Our governor's 5 percent capital gains tax proposal on the "rich" to fund schools sounds good in theory. The theme is the "rich" can afford it and should pay more. That plays real well in the press.
The problem with theory is that is does not meet reality. First, capital gains income varies from year to year depending on the stock market. When the market goes down, as it always does over time (remember 2009 when it dropped from 14,000 to 6,300), there was no capital gains income to report. No gains, no revenue. Then what, governor?
Second, the "rich" have an advantage over the average working American. They can move to another state to avoid this tax. This has been shown in California, which can no longer attract or even keep businesses or the rich due to high state tax rates.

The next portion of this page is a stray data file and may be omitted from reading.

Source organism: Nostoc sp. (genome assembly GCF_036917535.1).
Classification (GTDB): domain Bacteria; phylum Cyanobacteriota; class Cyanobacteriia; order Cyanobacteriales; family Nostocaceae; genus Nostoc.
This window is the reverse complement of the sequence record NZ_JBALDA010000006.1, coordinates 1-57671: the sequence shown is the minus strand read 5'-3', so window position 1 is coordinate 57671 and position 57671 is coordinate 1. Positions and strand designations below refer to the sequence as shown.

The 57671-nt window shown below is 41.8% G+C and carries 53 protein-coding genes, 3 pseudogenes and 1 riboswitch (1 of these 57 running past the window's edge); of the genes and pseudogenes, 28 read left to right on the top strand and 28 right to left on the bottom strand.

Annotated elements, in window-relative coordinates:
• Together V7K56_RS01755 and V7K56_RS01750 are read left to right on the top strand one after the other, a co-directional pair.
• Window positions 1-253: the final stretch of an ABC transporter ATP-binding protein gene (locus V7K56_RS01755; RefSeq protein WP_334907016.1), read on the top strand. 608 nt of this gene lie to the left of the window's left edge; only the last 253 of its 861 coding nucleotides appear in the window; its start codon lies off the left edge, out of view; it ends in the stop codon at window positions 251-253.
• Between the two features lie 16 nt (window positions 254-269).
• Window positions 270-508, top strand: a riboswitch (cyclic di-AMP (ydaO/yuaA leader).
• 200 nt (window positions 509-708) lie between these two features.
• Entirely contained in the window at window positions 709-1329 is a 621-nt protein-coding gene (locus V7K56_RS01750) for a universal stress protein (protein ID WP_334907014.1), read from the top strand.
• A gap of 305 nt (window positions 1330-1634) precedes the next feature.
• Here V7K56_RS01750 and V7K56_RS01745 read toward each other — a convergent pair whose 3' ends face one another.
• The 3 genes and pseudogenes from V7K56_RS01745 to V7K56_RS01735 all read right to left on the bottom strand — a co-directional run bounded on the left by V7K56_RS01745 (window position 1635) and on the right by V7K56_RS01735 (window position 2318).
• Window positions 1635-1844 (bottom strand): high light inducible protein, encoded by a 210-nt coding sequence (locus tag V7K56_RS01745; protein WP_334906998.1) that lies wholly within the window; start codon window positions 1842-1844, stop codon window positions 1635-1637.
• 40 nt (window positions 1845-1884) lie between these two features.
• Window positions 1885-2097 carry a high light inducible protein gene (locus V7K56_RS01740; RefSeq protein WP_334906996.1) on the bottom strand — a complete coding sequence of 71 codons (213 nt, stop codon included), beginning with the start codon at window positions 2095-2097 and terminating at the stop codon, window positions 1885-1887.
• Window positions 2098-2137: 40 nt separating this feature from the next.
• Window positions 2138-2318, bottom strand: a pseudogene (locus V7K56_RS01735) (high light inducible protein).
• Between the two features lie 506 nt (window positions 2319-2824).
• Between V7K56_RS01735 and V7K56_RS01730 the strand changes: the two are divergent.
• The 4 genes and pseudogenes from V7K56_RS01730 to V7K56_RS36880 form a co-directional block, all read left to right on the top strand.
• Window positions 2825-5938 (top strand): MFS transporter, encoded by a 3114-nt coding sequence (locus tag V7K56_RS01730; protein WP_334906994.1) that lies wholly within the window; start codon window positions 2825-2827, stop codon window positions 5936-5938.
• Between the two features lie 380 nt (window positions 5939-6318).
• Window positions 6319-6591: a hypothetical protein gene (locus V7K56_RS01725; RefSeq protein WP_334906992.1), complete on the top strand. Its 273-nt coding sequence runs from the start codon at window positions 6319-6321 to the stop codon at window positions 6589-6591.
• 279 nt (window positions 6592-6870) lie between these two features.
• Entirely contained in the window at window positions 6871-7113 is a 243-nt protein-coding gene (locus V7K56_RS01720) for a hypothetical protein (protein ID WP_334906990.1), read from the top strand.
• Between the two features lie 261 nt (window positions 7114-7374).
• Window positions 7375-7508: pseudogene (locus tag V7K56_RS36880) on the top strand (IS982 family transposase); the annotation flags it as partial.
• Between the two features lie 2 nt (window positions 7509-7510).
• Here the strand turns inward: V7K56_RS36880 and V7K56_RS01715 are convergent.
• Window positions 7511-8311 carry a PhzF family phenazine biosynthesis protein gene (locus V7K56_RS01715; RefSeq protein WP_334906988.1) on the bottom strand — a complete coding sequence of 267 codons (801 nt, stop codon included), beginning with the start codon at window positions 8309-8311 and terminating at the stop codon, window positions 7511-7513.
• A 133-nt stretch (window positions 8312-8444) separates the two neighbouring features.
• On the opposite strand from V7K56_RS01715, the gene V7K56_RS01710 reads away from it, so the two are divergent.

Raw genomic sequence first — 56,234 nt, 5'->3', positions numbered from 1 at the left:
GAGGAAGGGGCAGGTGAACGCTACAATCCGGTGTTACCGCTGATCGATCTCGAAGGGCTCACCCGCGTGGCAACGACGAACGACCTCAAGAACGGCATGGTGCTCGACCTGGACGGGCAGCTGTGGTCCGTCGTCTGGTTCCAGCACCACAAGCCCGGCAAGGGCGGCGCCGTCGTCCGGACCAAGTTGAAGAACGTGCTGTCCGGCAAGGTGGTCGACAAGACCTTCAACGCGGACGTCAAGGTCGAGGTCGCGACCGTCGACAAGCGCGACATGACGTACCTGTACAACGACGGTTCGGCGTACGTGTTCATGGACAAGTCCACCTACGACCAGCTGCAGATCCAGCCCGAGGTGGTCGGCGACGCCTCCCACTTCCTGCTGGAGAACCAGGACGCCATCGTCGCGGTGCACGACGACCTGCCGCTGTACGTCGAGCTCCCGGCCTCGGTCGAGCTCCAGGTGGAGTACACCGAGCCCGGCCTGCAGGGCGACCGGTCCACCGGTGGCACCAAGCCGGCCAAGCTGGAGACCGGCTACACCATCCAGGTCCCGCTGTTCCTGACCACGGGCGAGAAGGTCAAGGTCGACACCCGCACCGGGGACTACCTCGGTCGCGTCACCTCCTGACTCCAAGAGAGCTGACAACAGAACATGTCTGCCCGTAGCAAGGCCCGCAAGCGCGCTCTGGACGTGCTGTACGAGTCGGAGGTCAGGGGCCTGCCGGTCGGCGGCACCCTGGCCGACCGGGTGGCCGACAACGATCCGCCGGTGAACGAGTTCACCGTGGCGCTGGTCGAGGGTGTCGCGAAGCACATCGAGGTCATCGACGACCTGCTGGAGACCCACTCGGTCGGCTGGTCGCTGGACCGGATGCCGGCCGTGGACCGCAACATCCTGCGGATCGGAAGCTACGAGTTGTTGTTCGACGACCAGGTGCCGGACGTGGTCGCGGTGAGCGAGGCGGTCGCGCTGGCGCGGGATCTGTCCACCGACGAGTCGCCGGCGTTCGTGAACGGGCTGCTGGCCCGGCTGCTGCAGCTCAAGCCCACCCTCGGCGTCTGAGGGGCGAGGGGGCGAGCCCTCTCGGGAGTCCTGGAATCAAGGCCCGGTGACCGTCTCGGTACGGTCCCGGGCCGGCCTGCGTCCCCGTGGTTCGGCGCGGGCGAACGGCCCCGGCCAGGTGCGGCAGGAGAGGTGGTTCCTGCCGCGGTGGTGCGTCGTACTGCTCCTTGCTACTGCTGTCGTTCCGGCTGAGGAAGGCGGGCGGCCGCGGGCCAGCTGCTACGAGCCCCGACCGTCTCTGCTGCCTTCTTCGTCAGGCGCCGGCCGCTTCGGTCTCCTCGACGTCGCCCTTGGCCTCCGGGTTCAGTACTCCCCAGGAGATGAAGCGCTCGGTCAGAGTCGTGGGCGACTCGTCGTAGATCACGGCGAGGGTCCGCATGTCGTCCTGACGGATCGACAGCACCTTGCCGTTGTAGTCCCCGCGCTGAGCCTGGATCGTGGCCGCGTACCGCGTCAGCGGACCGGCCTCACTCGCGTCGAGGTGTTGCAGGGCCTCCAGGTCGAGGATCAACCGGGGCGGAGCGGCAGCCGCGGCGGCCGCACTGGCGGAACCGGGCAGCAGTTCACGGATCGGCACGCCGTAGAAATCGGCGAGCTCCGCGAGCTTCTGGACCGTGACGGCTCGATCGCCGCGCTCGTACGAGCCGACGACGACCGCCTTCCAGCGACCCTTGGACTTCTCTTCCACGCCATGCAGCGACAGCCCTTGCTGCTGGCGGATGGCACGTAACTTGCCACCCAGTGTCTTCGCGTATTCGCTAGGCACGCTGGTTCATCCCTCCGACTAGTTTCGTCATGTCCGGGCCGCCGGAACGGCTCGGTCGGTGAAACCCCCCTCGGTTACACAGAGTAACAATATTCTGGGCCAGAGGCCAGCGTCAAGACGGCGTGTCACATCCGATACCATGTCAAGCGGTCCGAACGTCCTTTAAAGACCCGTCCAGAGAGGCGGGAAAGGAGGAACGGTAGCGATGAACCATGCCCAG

Think about all of your snowbird friends who keep their tax residence in Washington to avoid California taxes.
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Third the "rich" look at taxes as just another cost. If it costs too much then they will not sell investments that generate capital gains taxes. No sales, no income Governor.
Finally, our state constitution bans individual income tax. Capital gains is income earned by the individual. But heck, when it comes to taxing the "rich" who really cares about our constitution or reality???